Toxic Charity

August 2013

I recently finished reading the book Toxic Charity by Robert Lupton for the second time, and I loved it just as much as I did on my first go-round.  It seems that the concept of re-thinking our culture’s approach to “charity” has really taken root in recent years, and I am glad to see and hear the conversation taking place in more spaces.

Lupton’s book boils down to the essential truth that by doing for others what they could do for themselves, we destroy their pride, begin a downward spiral of dehumanizing, unilateral charity, and eventually create resentment and entitlement.  Some heavy stuff, for sure.

One of the pillars of the CARE for AIDS mission is to empower individuals, families, churches, and communities.  This model of empowerment is sometimes a long process, and sometimes it is challenging to stay in a long-term mindset.  Last week, Justin touched on the theme of “how much is too much” (catch the blog here if you missed it), and I want to expand on that theme this week a bit by challenging the way we think about missions as a whole.

There was a fantastic article in Relevant Magazine recently that speaks to what Toxic Charity and many other sources are pointing out;

“Mission work has become synonymous with good deeds, and that is the heart of the current crisis in missiology. A good deed can be defined as a usually spur-of-the-moment act that is not expected to be replicated or establish any sort of long-term partnership. For example: holding the elevator for a guy with his hands full or lending change to the woman who is a little short at the cash register. They say “thanks,” you say “you’re welcome,” and you can walk away feeling good about what you just did.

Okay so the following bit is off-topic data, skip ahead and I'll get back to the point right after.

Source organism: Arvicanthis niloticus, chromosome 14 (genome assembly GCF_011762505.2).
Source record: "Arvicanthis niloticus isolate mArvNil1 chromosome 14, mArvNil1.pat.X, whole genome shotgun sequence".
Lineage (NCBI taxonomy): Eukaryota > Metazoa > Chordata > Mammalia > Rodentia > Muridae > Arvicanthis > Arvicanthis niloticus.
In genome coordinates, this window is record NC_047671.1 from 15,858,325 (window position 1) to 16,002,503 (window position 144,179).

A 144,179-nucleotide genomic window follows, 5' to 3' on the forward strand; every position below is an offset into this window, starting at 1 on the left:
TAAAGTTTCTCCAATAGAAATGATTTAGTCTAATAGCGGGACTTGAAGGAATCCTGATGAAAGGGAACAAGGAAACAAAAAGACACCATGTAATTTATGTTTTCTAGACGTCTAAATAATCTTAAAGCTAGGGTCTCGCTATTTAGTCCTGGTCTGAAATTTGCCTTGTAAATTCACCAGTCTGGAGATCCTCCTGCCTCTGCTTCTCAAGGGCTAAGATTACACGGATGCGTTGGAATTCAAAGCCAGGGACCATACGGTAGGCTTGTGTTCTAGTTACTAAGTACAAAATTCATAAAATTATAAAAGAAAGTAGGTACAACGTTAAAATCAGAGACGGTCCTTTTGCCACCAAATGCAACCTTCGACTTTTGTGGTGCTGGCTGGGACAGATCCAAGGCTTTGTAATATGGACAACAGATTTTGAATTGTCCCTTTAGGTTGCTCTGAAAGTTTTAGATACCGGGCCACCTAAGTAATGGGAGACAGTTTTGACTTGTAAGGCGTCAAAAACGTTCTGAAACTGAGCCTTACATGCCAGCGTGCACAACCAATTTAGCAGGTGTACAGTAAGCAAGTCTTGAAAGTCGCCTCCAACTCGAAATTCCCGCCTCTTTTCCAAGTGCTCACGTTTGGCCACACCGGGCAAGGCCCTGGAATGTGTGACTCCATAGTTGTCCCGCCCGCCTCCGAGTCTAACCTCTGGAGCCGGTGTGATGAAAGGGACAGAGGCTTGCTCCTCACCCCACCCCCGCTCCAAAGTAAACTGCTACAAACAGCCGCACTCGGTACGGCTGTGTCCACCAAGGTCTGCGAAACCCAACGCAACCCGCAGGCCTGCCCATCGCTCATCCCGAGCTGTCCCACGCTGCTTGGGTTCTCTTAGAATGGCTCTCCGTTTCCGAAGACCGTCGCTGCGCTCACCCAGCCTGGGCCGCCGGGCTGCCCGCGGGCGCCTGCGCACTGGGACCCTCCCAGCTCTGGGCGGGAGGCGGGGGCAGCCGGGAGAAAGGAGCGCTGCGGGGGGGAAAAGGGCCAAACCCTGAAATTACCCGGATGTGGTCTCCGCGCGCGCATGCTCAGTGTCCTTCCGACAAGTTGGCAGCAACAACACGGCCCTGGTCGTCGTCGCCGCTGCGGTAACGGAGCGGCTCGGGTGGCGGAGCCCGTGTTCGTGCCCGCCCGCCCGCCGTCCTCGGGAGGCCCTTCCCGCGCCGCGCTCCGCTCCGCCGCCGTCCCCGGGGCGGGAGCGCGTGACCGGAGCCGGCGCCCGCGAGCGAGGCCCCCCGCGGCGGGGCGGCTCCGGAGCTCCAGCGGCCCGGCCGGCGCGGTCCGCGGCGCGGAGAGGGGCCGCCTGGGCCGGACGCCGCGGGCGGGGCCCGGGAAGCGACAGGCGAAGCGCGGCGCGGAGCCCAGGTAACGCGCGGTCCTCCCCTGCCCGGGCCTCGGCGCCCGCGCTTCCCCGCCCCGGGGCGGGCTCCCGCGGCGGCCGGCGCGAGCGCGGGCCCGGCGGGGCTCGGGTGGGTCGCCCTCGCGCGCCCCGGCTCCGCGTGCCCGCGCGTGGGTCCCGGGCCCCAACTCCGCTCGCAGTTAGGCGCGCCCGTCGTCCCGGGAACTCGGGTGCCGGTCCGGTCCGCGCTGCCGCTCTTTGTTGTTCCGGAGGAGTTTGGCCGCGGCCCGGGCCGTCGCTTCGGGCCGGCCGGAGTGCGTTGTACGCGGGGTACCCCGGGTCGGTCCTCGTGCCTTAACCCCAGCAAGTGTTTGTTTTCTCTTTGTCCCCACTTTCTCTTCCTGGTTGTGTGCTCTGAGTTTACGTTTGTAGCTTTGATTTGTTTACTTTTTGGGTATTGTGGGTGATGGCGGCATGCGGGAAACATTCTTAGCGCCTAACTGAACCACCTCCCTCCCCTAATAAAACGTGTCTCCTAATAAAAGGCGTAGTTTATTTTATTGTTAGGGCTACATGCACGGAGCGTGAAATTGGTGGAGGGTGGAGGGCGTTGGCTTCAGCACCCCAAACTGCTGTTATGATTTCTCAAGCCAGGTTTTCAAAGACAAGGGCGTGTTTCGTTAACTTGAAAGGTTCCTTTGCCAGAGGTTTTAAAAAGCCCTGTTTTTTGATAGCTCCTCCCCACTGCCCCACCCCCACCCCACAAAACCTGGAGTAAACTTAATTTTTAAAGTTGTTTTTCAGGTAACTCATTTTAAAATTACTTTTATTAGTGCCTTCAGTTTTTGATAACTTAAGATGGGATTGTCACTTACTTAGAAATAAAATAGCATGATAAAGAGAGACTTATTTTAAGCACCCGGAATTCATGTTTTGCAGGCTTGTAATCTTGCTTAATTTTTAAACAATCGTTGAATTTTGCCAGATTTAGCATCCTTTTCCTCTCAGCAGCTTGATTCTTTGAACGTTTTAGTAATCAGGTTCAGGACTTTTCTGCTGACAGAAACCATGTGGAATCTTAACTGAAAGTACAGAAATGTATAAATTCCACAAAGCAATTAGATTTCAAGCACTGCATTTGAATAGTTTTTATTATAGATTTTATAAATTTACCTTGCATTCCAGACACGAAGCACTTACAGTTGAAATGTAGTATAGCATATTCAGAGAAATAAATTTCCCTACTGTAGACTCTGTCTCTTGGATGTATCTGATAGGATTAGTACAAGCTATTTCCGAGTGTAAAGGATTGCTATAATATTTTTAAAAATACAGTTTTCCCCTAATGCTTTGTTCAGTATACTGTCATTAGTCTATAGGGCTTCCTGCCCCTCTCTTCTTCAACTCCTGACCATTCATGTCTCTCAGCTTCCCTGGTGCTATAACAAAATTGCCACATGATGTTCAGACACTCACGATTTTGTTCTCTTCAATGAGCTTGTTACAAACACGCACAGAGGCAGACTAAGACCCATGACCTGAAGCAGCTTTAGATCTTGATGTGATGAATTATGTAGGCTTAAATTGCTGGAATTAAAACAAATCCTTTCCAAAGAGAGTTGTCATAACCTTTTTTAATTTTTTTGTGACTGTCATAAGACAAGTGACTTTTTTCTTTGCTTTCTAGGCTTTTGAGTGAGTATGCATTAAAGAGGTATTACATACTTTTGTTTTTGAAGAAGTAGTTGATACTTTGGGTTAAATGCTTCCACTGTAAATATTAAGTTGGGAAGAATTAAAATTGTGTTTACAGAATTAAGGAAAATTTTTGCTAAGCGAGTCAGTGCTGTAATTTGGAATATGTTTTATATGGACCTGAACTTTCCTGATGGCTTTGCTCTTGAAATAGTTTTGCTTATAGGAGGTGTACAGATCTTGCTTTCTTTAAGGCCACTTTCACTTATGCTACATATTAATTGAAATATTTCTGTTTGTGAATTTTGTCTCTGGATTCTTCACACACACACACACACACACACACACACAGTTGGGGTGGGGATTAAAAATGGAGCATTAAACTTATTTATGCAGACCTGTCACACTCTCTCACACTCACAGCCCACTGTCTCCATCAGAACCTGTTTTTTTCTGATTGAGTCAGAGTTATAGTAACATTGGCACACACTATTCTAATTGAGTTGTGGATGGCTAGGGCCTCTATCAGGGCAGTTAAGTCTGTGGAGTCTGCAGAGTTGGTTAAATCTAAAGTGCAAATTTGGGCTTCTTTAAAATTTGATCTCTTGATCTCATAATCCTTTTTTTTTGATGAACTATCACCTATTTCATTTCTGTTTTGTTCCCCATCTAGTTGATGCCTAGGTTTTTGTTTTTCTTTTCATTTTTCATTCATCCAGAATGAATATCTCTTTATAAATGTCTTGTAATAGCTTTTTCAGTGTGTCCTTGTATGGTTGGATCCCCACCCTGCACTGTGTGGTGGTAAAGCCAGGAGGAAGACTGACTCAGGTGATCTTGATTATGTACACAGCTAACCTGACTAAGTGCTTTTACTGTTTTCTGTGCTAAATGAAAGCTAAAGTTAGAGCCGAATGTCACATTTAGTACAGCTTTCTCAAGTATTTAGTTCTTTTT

Missions is not that. Real mission work, what Jesus was really talking about when He said “go,” is a long-term commitment to preaching the Gospel while serving other children of God. It’s not quick; it’s not easy”

I constantly have to recalibrate my thought process when it comes to the Great Commission. The charge to “go”, as the article puts it, is not a one-time event or a certain task that we are expected to check off a list as Christians.  It is a lifestyle of neighboring that we have to adopt and live out consistently.  That lifestyle is also, as the article puts so beautifully, a long, slow, sometimes-painful process.  And in that process, we have to be cognizant of our neighbors in order to create a reciprocal giving and taking relationship.

We all know the scripture “it is more blessed to give than to receive”.  For so many years I took that scripture at face value until one day I actually stopped to meditate on it… who am I to constantly force myself into the  “more blessed” position in certain relationships?  That, to me, is the definition of toxic charity; the thought that I have everything to give and nothing to receive.  Instead, we as a Christian community should do our best to nurture relationships that humanize instead of degrade, that give empowerment and never breed resentment, and that mirror a true neighboring that can only come from the Kingdom of God.

I truly believe that CARE for AIDS is successful in the model of neighboring and empowerment. We are not perfect, of course, but when I hear stories of the families who are embraced in Kenya, and the life changes both with the clients and the staff, I feel confident that we are on the road to the Great Commission.  My prayer is that we all; staff, clients and supporters alike, can continue to grow in blessings from both giving and receiving from one another.